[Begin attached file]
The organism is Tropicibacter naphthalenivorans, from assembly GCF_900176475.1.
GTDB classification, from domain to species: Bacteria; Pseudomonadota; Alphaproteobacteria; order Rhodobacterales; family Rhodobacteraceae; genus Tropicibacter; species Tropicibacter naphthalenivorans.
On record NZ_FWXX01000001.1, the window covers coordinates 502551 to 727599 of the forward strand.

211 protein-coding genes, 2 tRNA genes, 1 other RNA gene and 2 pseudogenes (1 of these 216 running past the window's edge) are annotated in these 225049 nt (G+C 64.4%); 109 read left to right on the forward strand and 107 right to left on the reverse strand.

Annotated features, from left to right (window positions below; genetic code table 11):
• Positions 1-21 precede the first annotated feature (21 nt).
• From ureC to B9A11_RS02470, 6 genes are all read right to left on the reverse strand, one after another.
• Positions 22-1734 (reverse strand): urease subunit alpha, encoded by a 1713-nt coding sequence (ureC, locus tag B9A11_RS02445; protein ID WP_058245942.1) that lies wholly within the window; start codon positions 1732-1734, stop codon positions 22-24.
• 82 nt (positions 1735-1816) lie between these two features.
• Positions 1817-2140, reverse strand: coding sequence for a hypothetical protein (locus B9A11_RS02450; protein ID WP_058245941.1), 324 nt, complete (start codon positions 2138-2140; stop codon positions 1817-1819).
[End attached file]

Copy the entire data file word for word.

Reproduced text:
The organism is Tropicibacter naphthalenivorans, from assembly GCF_900176475.1.
GTDB classification, from domain to species: Bacteria; Pseudomonadota; Alphaproteobacteria; order Rhodobacterales; family Rhodobacteraceae; genus Tropicibacter; species Tropicibacter naphthalenivorans.
On record NZ_FWXX01000001.1, the window covers coordinates 502551 to 727599 of the forward strand.

211 protein-coding genes, 2 tRNA genes, 1 other RNA gene and 2 pseudogenes (1 of these 216 running past the window's edge) are annotated in these 225049 nt (G+C 64.4%); 109 read left to right on the forward strand and 107 right to left on the reverse strand.

Annotated features, from left to right (window positions below; genetic code table 11):
• Positions 1-21 precede the first annotated feature (21 nt).
• From ureC to B9A11_RS02470, 6 genes are all read right to left on the reverse strand, one after another.
• Positions 22-1734 (reverse strand): urease subunit alpha, encoded by a 1713-nt coding sequence (ureC, locus tag B9A11_RS02445; protein ID WP_058245942.1) that lies wholly within the window; start codon positions 1732-1734, stop codon positions 22-24.
• 82 nt (positions 1735-1816) lie between these two features.
• Positions 1817-2140, reverse strand: coding sequence for a hypothetical protein (locus B9A11_RS02450; protein ID WP_058245941.1), 324 nt, complete (start codon positions 2138-2140; stop codon positions 1817-1819).